In the middle of a Microsoft Teams call in October, Valerie Guarnieri’s phone lit up with exciting news about her team. The United Nations World Food Programme (WFP)—which every year distributes 15 billion food rations and other aid to 100 million people in 83 countries—had been named the 135th laureate of the Nobel Peace Prize.
“It was a huge recognition of the link between hunger and conflict, and a huge acknowledgement of our colleagues who put their lives on the line,” says Guarnieri, WFP’s assistant executive director, who has managed policy and programs from its Rome headquarters since 2018.
The agency is one of the first on the ground in global emergencies caused by conflict, climate shocks, and pandemics and on any given day, has 5,600 trucks, 30 ships, and 100 planes on the move. For Guarnieri, who joined WFP in 2000, the urge to serve stems from growing up abroad in Indonesia and India, where her father did trade union development work.
Her introduction to humanitarian aid came in 1992 when, as a young USAID staffer in Somalia, she and a small team coordinated a 15-aircraft food relief effort at the outset of a famine that killed 220,000 people. “Dozens of people in the town where we were [stationed] were dying on a daily basis,” Guarnieri says. “I saw how quickly peoples’ situations could turn around, as long as we could reach them and get them the food they needed.”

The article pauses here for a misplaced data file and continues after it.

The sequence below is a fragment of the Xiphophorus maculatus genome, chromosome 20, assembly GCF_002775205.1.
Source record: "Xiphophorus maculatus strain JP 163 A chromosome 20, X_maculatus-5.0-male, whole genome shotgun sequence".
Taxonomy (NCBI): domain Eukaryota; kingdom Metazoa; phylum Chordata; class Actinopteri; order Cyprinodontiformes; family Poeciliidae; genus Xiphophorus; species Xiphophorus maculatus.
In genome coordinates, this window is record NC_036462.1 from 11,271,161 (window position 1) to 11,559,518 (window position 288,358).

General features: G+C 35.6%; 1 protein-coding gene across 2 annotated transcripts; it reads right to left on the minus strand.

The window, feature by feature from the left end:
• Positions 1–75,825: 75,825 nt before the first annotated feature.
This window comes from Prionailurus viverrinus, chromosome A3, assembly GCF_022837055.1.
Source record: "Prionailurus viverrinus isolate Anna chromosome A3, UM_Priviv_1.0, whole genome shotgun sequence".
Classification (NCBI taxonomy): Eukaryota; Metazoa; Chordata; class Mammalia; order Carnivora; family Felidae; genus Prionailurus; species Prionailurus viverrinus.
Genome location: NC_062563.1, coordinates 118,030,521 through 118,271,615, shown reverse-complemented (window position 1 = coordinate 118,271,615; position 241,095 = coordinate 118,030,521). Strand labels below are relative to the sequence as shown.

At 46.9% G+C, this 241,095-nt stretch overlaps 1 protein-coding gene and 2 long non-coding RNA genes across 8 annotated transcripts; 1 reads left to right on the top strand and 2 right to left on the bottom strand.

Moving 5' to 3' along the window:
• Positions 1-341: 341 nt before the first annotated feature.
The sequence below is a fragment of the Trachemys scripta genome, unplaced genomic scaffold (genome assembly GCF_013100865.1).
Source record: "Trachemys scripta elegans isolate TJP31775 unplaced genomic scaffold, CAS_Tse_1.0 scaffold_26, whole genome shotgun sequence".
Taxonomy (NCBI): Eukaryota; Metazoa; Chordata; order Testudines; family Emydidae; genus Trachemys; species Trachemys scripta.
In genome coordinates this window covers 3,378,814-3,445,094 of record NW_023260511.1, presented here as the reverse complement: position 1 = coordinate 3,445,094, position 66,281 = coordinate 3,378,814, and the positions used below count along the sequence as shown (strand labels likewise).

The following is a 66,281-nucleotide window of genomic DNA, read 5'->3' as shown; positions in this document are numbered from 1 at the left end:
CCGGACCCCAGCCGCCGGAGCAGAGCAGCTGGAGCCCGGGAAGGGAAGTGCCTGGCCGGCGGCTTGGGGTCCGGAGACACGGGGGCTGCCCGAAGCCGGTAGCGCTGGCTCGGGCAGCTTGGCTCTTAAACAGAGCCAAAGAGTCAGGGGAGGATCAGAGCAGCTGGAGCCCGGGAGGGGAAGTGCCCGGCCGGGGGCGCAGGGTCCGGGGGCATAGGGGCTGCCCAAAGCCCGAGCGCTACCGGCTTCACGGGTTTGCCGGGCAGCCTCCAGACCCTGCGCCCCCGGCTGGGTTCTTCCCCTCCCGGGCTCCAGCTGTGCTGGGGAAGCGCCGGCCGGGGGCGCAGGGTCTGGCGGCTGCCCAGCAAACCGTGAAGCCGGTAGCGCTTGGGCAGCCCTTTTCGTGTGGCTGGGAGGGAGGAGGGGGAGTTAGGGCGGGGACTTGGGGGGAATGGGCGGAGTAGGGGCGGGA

She continued to globetrot for good, serving in Rwanda in the aftermath of genocide in 1994; in Macedonia with the National Security Council, as refugees fled Kosovo in 1999; and in Zimbabwe, the Philippines, Kenya, and Italy on WFP assignments.
Amid the pandemic, Guarnieri’s field visits have stopped—but the need for WFP’s help has not. One in nine people don’t have enough to eat, and the world’s acutely food insecure population has multiplied to 270 million. And donor nations that contributed $8 billion in 2020 are facing economic pressure that threatens their ability to meet the rising demand.
“COVID has shown us the importance of connection between people, but that needs to translate into support for those who are furthest behind,” says Guarnieri. Her team will continue to face that challenge, providing food assistance, building resilience, and making investments that “save lives today and change lives tomorrow.”